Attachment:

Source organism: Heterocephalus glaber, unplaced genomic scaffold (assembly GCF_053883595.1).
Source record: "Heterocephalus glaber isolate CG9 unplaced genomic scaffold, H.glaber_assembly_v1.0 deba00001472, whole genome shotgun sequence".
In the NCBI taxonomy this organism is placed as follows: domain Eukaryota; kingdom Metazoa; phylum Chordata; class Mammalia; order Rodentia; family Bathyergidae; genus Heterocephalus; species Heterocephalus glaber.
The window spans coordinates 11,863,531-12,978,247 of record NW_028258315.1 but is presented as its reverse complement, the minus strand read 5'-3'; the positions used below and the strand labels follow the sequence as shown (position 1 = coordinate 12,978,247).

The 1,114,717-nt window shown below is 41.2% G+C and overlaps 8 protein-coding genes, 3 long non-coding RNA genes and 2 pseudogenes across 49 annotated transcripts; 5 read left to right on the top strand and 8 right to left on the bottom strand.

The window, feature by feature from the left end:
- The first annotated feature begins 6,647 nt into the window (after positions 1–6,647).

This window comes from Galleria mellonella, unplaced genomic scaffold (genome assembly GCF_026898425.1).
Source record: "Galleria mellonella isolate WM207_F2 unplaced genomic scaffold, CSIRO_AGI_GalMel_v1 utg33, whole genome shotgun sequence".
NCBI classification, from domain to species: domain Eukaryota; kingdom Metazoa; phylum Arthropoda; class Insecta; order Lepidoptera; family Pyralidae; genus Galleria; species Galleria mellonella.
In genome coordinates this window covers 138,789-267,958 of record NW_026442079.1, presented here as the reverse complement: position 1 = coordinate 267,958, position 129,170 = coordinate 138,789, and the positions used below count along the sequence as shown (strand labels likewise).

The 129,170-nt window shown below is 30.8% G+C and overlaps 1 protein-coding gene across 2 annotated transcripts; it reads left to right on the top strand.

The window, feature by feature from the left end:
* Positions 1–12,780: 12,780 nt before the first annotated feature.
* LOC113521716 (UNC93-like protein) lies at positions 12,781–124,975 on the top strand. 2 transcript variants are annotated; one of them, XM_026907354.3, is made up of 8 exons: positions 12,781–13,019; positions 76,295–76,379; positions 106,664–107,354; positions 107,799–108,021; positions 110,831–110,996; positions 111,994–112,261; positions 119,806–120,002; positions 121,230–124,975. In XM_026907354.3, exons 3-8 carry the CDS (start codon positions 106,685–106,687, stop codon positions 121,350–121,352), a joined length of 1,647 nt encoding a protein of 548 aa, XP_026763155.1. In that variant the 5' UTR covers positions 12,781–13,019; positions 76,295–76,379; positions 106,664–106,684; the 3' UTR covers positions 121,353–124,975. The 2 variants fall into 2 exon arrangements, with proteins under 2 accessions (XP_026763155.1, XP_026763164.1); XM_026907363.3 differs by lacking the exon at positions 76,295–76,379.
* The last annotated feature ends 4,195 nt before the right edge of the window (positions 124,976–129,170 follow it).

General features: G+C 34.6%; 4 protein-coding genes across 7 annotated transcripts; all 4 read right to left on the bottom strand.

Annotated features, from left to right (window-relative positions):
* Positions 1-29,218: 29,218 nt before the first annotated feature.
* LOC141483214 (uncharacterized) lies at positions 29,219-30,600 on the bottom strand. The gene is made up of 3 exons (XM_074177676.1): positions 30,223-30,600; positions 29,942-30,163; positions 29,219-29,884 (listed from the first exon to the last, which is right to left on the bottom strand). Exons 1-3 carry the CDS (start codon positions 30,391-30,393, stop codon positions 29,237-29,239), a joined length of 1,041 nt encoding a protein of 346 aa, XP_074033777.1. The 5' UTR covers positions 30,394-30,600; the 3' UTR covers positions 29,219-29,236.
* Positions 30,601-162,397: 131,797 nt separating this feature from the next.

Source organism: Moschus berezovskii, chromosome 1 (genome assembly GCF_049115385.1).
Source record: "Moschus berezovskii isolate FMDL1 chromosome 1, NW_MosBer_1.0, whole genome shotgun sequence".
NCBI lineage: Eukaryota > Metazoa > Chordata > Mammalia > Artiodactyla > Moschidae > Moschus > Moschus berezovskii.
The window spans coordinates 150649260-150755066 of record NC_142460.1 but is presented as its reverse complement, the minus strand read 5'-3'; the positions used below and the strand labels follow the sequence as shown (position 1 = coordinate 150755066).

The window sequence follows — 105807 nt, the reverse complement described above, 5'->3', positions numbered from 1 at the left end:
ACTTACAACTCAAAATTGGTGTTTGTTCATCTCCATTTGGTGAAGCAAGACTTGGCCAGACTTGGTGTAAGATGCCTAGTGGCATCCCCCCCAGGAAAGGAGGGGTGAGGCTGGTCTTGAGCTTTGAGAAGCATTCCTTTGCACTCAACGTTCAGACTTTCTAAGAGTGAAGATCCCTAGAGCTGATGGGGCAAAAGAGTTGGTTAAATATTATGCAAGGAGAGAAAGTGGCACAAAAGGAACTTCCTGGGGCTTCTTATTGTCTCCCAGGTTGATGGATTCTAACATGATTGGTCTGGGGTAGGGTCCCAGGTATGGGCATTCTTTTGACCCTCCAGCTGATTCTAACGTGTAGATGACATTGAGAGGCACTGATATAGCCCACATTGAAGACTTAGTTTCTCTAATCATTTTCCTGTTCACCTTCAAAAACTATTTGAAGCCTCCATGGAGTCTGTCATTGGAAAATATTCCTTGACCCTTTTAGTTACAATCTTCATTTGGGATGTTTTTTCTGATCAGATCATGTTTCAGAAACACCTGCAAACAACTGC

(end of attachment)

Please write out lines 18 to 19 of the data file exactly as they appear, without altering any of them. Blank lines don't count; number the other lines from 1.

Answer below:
Annotated features, from left to right (window-relative positions):
* Positions 1-29,218: 29,218 nt before the first annotated feature.